If you haven’t experienced trauma yourself, it can be difficult navigating how to support a loved one that has. The American Psychological Association (APA) defines trauma as an emotional response to a terrible event like an accident, rape, or natural disaster.
Someone experiencing trauma likely feels shocked, in denial, helpless, and alone. Their reactions can include unpredictable emotions, flashbacks, strained relationships, or even physical symptoms such as headaches or nausea.
Finding constructive ways to manage emotions can be very challenging, so having a solid support system is crucial. Here are some ways you can support a loved one after a traumatic experience:
#1. Validate and Normalize Their Feelings
Trauma results from a deeply distressing or disturbing event that overwhelms an individual’s ability to cope. Sometimes all they need to hear is that what happened to them is real.
Keep in mind that you’re normalizing how they feel as a result of the event but not normalizing the bad thing that happened. You’re affirming that their response to the experience is perfectly normal, whether they cry, laugh, feel angry, or feel numb. You can validate them by saying things like:
- “Your experience sounds very scary, and I’m sure it makes you feel anxious.”
- “You are having a tough day today.”
- “It makes sense that you think or feel….”
- “I’m sorry that you experienced this.”
- “It wasn’t your fault.”
- “I’m so glad you’re here.”
- “You didn’t deserve that.”
- “That must be very hard to deal with.”
They may feel like they’re overreacting or that no one believes them. Take time to understand and nurture them. Their experience doesn’t have to make sense to you. Remember, validation is not about agreeing, fixing, placating, or trying to change a person.
#2. Help Them Feel Safe
The most important thing you can do for a loved one is regularly check their physical and mental safety. Immediate safety concerns may include having a place to stay or having access to support whenever or wherever, whether that be you, another trusted family member or friend, or a therapist.
Even if they do have a place to stay, you can help them feel safe at home by ensuring they’re not alone. It would be beneficial to take the extra step to ask how you can help them feel safe or what they need at that moment.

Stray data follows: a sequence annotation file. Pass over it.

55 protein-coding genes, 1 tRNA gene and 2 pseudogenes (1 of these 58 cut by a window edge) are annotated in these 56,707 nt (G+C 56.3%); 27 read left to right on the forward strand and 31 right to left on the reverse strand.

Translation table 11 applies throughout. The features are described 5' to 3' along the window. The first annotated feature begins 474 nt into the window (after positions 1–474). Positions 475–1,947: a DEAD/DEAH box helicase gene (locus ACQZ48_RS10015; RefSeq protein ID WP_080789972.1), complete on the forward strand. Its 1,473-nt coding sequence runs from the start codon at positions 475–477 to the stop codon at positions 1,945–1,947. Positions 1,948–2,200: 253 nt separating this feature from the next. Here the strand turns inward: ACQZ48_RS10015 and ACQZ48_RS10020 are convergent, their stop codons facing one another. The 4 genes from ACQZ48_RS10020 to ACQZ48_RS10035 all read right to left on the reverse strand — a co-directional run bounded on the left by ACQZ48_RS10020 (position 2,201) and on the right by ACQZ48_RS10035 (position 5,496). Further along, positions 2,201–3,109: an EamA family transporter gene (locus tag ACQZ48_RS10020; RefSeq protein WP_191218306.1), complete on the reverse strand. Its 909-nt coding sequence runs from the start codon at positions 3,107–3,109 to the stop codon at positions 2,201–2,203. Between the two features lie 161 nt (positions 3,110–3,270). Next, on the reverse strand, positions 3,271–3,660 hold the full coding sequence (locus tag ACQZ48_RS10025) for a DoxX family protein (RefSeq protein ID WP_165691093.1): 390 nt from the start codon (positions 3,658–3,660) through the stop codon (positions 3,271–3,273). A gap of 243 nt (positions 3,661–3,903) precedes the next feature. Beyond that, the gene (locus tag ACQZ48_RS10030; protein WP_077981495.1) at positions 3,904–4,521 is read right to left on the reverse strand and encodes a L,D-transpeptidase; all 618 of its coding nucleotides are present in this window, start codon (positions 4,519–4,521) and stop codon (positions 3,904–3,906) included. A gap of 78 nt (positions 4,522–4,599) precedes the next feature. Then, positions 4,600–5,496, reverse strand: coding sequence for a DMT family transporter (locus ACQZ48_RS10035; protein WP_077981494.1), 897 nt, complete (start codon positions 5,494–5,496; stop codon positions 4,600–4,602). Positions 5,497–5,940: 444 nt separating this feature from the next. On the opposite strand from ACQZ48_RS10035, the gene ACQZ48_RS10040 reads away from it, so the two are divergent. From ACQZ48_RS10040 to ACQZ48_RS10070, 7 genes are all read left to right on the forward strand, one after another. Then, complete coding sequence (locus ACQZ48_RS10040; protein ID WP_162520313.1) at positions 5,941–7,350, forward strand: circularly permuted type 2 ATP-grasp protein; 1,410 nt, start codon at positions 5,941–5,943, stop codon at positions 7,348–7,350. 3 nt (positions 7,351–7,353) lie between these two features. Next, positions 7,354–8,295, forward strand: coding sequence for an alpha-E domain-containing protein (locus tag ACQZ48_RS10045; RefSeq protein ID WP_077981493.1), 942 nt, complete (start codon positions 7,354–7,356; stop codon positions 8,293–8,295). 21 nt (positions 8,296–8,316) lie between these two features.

#3. Listen to Them
Sometimes it’s most effective to sit with them and listen. Avoid sharing advice or judgment because that can’t change what happened. Ask how you can help them and thank them for opening up to you. Their ability to talk about their experience is a huge step in the right direction for their healing.
Understand that talking about their trauma can be painful, which could cause them to get very upset. Make sure you choose a time to talk to them when you know you will not be interrupted, feel rushed, or emotionally drained.
#4. Encourage Them to Write
According to a 2003 article from The American Psychological Association, writing about trauma reduces stress. Pick up a journal or diary for your loved one and inspire them to disclose their deepest thoughts and feelings. Writing about their bad experiences is good for their health and can help them process what happened. Aside from writing about the trauma itself, they can write about their plans for the day, new goals, or things they want to try.
#5. Care for Your Mental Health
In order to help your loved one, you also have to look after yourself. Supporting someone who has been through a very difficult event can also take a toll on you. If you’re not in a good mental headspace, then you won’t be able to support them effectively. Reach out to family and friends, attend support group meetings, or seek the help of a therapist as you navigate your loved one’s trauma and your ways of processing it as well.
Things to Keep in Mind
It’s essential to keep in mind that everyone’s methods of coping will look different. Some may try not to think about their trauma and block out painful memories. They may feel sad, numb, or lack the energy to do anything, which leads them to ignore your help, become irritable, or stop participating in social outings. Becoming isolated or cutting themselves off from others will only make matters worse, so the best thing you can do is check-in each day. You have to be sure not to take their reactions personally and remember that they’re doing their best.
If your loved one is having difficulty coping with their trauma and has turned to destructive coping mechanisms, such as drug or alcohol abuse, it may be time to seek treatment. A center for alcohol and drug treatment that also addresses trauma and co-occurring mental health disorders, such as Hawaii Island Recovery, can help your loved one move towards healing.
People respond to traumatic events differently. How they feel is perfectly normal, and it’s important to support your loved one by being there for them and letting them know you care. Help them regain control of what happens to them next and explore options together without pressuring them to take action. It can be challenging to see someone you love struggle with the distress caused by a traumatic event. You may even find yourself worried about their wellbeing and feeling overwhelmed or helpless trying to support their emotions. You must protect your own mental health as you help your loved one navigate their trauma by providing practical support. For more information on how to take care of your mental health while offering support for a loved one experiencing trauma, call Hawaii Island Recovery today at (866) 390-5070. Our rehab in Hawaii is here for you or your loved one every step of the way.